(December 2011) The English town of Dartford is home to the world’s possibly most expensive stone wall made of cheap material according to geologist and author David B. Wiliams as posted in his blog. It is a strange story going back to the 16th century, involving bad investment of enormous proportion and the image of alchemists in general:
It was in 1576 when Sir Martin Frobisher set sail for the New World – specifically Canada’s Northwest Passage – from whence he returned with a remarkable black stone. Somehow the stone made its way into the hands of one of the other members of the party whose wife, in turn, tossed it into the fire perhaps thinking it was a piece of coal.
In the heat of the fire, the stone began to develop a sparkling gold twinkle….
The excitement must have been boundless because the unknown material must have contained gold – at least according to the then commonly held belief: alchemists contended that the colour of matter was invariably an exact and infallible proof of the matter’s content. Thus: that which glitters golden, is – or must contain substantial portions of – gold.
The stone was submitted to detailed analysis. But there was no clear proof that the stone contained gold. Finally a Venetian expert was called upon. His conclusion: a resounding yes! The reason given in 1577 „Bisogna sapere adulare la natura” (It is necessary to know how to coax nature.) – strange by today’s scientific standards but a reflection of the contemporary philosophy of alchemy.
Practitioners of the science at the time believed that what we consider as dead matter today was actually the home to spirits who – sometimes – wished to remain undiscovered by man. So – it was believed – they concealed the presence of precious metals in mines and mineral samples.
Alchemists were convinced that this was a common occurrence. After all, ancient philosophers and scientists had reported at length on such phenomena. Ancient mineworkers, as legend would have it, discovered a silver-coloured metal, which alchemists heated, distilled and submitted to a variety of procedures – only to discover that the silver sheen would invariably disappear: sure proof that spirits were at work. „Nickel“ was the name given to the fabulous creature, a name which the metal in question carries to this very day.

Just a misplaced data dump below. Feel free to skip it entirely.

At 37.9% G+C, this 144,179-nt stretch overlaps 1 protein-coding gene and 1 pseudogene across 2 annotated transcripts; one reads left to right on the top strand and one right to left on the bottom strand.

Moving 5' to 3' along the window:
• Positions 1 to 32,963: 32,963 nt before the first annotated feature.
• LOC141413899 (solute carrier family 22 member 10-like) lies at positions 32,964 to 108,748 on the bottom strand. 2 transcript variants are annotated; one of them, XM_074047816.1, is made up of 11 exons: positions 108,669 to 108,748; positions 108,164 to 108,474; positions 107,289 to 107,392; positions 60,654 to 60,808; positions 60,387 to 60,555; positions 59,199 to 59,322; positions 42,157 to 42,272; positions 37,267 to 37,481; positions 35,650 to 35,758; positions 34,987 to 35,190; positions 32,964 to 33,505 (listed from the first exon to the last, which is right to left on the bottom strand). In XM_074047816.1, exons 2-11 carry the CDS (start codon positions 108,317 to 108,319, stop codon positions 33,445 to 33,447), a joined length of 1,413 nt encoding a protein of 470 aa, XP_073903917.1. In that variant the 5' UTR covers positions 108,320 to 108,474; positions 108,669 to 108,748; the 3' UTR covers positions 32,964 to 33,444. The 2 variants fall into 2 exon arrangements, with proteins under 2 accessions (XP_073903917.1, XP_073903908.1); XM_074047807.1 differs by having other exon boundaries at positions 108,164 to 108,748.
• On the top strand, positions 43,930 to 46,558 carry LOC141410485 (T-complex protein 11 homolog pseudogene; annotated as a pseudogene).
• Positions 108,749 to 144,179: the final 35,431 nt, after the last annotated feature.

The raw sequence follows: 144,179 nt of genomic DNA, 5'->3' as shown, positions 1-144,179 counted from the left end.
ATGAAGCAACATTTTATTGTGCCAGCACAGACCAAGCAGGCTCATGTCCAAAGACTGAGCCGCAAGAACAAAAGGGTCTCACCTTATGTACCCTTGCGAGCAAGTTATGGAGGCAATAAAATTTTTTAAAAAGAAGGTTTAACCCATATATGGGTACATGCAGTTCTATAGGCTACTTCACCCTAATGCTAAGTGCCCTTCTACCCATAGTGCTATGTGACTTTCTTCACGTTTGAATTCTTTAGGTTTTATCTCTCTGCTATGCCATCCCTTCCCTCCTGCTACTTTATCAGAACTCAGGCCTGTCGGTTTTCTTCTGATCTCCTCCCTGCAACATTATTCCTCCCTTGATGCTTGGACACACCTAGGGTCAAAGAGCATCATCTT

Similarly, cobalt derives its name from the German Kobold or „Goblin“, as cobalt miners called the ore. Early attempts to derive copper or nickel from the ore simply yielded cobalt oxide with the undesired side-effect of emitting toxic and volatile arsenic oxide during the process.
But experienced alchemists, it was contended, were able to outsmart the spirits, as the Venetian expert certified.
Frobisher was quick to organize another expedition from Dartford to Canada. Over 1000 t of ore were retrieved and brought back safely to England.
An estimated 4 million British Pound Sterling (~ 4,67 million €, ~ 6,32 million US-$) by today’s standard were invested – yielding nothing but a mass of gneiss. Some of the stones were used to build the wall in 1579 as depicted in our photo.
Stone-Ideas.com wishes its readers better luck and a happy new year 2012.
Blog „Geology Writer“ by David B. Williams
Williams’ latest project is a book on cairns.